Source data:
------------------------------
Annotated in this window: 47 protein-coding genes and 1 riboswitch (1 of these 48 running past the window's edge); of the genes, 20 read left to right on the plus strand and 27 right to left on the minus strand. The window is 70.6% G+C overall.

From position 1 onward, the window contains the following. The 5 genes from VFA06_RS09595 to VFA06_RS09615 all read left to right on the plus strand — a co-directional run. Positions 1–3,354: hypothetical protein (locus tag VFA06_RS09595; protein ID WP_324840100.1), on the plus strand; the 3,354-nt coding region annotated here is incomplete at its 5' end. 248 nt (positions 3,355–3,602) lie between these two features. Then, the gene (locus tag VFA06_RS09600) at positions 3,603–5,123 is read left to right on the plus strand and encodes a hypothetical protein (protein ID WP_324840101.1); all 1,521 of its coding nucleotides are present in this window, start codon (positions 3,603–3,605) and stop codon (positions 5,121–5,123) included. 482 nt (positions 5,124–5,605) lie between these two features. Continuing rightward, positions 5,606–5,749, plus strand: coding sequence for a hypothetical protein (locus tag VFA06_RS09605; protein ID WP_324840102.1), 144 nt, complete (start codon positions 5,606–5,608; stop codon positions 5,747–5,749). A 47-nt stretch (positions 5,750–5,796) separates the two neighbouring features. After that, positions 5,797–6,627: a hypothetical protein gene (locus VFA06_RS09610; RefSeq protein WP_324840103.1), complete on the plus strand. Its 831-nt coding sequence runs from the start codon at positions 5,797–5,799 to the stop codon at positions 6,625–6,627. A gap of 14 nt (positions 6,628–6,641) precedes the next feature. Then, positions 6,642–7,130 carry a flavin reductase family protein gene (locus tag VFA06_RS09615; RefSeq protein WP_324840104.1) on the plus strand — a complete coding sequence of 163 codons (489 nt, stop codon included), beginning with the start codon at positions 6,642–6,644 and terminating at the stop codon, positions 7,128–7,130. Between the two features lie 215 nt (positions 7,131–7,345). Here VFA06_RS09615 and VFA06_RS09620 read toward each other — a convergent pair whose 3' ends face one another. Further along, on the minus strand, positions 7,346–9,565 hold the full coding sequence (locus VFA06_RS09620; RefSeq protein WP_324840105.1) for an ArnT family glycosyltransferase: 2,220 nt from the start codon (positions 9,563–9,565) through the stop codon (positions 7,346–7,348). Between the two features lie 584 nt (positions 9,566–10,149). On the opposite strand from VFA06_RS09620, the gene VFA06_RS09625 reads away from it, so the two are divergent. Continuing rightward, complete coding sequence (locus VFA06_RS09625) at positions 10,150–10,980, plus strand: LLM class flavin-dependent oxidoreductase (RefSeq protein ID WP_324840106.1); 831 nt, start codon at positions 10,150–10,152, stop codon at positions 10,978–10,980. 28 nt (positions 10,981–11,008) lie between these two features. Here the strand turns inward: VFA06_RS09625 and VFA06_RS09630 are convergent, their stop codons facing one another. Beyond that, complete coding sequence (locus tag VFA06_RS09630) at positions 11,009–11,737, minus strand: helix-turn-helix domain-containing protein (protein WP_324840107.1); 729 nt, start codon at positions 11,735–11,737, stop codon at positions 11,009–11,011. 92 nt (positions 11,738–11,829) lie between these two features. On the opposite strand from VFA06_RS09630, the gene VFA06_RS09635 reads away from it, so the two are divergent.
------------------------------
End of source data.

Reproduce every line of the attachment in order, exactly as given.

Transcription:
Annotated in this window: 47 protein-coding genes and 1 riboswitch (1 of these 48 running past the window's edge); of the genes, 20 read left to right on the plus strand and 27 right to left on the minus strand. The window is 70.6% G+C overall.

From position 1 onward, the window contains the following. The 5 genes from VFA06_RS09595 to VFA06_RS09615 all read left to right on the plus strand — a co-directional run. Positions 1–3,354: hypothetical protein (locus tag VFA06_RS09595; protein ID WP_324840100.1), on the plus strand; the 3,354-nt coding region annotated here is incomplete at its 5' end. 248 nt (positions 3,355–3,602) lie between these two features. Then, the gene (locus tag VFA06_RS09600) at positions 3,603–5,123 is read left to right on the plus strand and encodes a hypothetical protein (protein ID WP_324840101.1); all 1,521 of its coding nucleotides are present in this window, start codon (positions 3,603–3,605) and stop codon (positions 5,121–5,123) included. 482 nt (positions 5,124–5,605) lie between these two features. Continuing rightward, positions 5,606–5,749, plus strand: coding sequence for a hypothetical protein (locus tag VFA06_RS09605; protein ID WP_324840102.1), 144 nt, complete (start codon positions 5,606–5,608; stop codon positions 5,747–5,749). A 47-nt stretch (positions 5,750–5,796) separates the two neighbouring features. After that, positions 5,797–6,627: a hypothetical protein gene (locus VFA06_RS09610; RefSeq protein WP_324840103.1), complete on the plus strand. Its 831-nt coding sequence runs from the start codon at positions 5,797–5,799 to the stop codon at positions 6,625–6,627. A gap of 14 nt (positions 6,628–6,641) precedes the next feature. Then, positions 6,642–7,130 carry a flavin reductase family protein gene (locus tag VFA06_RS09615; RefSeq protein WP_324840104.1) on the plus strand — a complete coding sequence of 163 codons (489 nt, stop codon included), beginning with the start codon at positions 6,642–6,644 and terminating at the stop codon, positions 7,128–7,130. Between the two features lie 215 nt (positions 7,131–7,345). Here VFA06_RS09615 and VFA06_RS09620 read toward each other — a convergent pair whose 3' ends face one another. Further along, on the minus strand, positions 7,346–9,565 hold the full coding sequence (locus VFA06_RS09620; RefSeq protein WP_324840105.1) for an ArnT family glycosyltransferase: 2,220 nt from the start codon (positions 9,563–9,565) through the stop codon (positions 7,346–7,348). Between the two features lie 584 nt (positions 9,566–10,149). On the opposite strand from VFA06_RS09620, the gene VFA06_RS09625 reads away from it, so the two are divergent. Continuing rightward, complete coding sequence (locus VFA06_RS09625) at positions 10,150–10,980, plus strand: LLM class flavin-dependent oxidoreductase (RefSeq protein ID WP_324840106.1); 831 nt, start codon at positions 10,150–10,152, stop codon at positions 10,978–10,980. 28 nt (positions 10,981–11,008) lie between these two features. Here the strand turns inward: VFA06_RS09625 and VFA06_RS09630 are convergent, their stop codons facing one another. Beyond that, complete coding sequence (locus tag VFA06_RS09630) at positions 11,009–11,737, minus strand: helix-turn-helix domain-containing protein (protein WP_324840107.1); 729 nt, start codon at positions 11,735–11,737, stop codon at positions 11,009–11,011. 92 nt (positions 11,738–11,829) lie between these two features. On the opposite strand from VFA06_RS09630, the gene VFA06_RS09635 reads away from it, so the two are divergent.